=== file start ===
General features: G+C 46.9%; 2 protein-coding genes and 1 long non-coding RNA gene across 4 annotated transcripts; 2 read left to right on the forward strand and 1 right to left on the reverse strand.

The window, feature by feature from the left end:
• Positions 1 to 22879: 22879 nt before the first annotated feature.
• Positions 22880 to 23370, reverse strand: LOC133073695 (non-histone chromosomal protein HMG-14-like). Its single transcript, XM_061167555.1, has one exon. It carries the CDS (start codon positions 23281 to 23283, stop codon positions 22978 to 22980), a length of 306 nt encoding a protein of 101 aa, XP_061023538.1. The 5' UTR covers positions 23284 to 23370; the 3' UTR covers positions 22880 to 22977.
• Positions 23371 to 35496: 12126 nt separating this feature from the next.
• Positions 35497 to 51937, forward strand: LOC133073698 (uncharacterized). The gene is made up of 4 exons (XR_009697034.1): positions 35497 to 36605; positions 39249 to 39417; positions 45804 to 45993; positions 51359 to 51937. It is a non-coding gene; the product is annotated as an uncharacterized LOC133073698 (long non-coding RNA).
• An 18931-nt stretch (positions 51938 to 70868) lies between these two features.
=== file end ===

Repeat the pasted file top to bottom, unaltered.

General features: G+C 46.9%; 2 protein-coding genes and 1 long non-coding RNA gene across 4 annotated transcripts; 2 read left to right on the forward strand and 1 right to left on the reverse strand.

The window, feature by feature from the left end:
• Positions 1 to 22879: 22879 nt before the first annotated feature.
• Positions 22880 to 23370, reverse strand: LOC133073695 (non-histone chromosomal protein HMG-14-like). Its single transcript, XM_061167555.1, has one exon. It carries the CDS (start codon positions 23281 to 23283, stop codon positions 22978 to 22980), a length of 306 nt encoding a protein of 101 aa, XP_061023538.1. The 5' UTR covers positions 23284 to 23370; the 3' UTR covers positions 22880 to 22977.
• Positions 23371 to 35496: 12126 nt separating this feature from the next.
• Positions 35497 to 51937, forward strand: LOC133073698 (uncharacterized). The gene is made up of 4 exons (XR_009697034.1): positions 35497 to 36605; positions 39249 to 39417; positions 45804 to 45993; positions 51359 to 51937. It is a non-coding gene; the product is annotated as an uncharacterized LOC133073698 (long non-coding RNA).
• An 18931-nt stretch (positions 51938 to 70868) lies between these two features.